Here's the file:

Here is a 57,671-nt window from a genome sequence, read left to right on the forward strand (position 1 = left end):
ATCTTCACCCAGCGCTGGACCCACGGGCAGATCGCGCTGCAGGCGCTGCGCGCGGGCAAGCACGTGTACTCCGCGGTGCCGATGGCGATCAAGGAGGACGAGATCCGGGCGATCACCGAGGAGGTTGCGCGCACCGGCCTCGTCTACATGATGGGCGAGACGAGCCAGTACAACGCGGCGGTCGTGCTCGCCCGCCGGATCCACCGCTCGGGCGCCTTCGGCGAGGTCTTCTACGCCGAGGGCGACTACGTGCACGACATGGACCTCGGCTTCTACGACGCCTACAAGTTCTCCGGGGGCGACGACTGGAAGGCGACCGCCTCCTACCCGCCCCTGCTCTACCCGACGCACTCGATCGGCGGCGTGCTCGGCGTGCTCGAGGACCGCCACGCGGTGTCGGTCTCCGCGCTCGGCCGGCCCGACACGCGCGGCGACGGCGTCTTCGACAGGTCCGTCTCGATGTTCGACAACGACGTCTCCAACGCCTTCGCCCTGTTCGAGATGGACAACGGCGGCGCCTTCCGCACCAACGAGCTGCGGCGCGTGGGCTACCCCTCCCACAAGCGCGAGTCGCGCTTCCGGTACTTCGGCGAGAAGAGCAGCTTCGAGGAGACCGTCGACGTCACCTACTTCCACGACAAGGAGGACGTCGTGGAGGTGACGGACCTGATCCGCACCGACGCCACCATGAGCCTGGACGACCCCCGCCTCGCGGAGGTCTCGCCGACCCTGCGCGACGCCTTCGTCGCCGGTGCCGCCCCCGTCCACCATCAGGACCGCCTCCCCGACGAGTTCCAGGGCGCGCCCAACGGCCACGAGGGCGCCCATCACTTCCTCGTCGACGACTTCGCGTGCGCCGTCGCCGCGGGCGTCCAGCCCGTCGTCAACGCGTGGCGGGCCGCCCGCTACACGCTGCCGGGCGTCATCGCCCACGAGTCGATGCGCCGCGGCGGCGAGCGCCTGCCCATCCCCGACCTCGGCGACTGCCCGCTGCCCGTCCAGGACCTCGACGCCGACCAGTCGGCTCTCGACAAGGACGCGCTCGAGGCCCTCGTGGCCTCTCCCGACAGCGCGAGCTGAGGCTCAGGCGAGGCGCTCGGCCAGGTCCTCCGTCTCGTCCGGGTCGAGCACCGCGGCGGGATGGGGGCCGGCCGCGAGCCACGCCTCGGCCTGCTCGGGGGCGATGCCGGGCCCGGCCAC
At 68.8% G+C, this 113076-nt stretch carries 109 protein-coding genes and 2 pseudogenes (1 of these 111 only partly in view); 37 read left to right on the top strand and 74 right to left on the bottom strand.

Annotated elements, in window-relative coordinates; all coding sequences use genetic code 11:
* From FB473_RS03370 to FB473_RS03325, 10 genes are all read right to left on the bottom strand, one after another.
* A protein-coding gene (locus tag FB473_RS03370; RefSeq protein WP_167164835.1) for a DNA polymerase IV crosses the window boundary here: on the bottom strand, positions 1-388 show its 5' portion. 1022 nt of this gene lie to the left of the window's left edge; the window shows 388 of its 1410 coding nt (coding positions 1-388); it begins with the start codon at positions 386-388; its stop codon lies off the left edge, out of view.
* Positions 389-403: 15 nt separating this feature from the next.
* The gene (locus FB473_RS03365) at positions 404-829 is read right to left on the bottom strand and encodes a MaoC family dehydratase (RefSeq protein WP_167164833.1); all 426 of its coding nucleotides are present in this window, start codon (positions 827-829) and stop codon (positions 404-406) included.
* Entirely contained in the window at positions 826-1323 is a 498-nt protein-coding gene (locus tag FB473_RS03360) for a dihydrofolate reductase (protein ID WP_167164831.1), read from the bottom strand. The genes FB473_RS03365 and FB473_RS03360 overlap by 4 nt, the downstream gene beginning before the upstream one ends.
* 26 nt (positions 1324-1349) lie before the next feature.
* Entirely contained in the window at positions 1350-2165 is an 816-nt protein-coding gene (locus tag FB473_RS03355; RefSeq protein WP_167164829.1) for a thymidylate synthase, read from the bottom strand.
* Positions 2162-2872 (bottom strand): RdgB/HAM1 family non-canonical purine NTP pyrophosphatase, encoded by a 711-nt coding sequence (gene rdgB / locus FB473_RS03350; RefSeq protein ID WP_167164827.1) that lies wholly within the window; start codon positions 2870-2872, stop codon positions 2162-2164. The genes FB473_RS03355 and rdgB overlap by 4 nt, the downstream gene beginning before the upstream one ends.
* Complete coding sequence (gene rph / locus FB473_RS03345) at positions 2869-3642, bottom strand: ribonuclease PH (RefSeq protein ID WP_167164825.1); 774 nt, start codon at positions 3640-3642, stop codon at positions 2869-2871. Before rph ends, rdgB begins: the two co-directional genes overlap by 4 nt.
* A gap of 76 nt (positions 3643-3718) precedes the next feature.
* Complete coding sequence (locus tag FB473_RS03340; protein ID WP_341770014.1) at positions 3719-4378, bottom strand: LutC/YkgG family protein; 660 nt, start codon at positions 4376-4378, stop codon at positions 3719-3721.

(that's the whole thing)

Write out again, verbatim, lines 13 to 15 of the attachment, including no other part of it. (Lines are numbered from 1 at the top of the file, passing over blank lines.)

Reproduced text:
* Complete coding sequence (gene rph / locus FB473_RS03345) at positions 2869-3642, bottom strand: ribonuclease PH (RefSeq protein ID WP_167164825.1); 774 nt, start codon at positions 3640-3642, stop codon at positions 2869-2871. Before rph ends, rdgB begins: the two co-directional genes overlap by 4 nt.
* A gap of 76 nt (positions 3643-3718) precedes the next feature.
* Complete coding sequence (locus tag FB473_RS03340; protein ID WP_341770014.1) at positions 3719-4378, bottom strand: LutC/YkgG family protein; 660 nt, start codon at positions 4376-4378, stop codon at positions 3719-3721.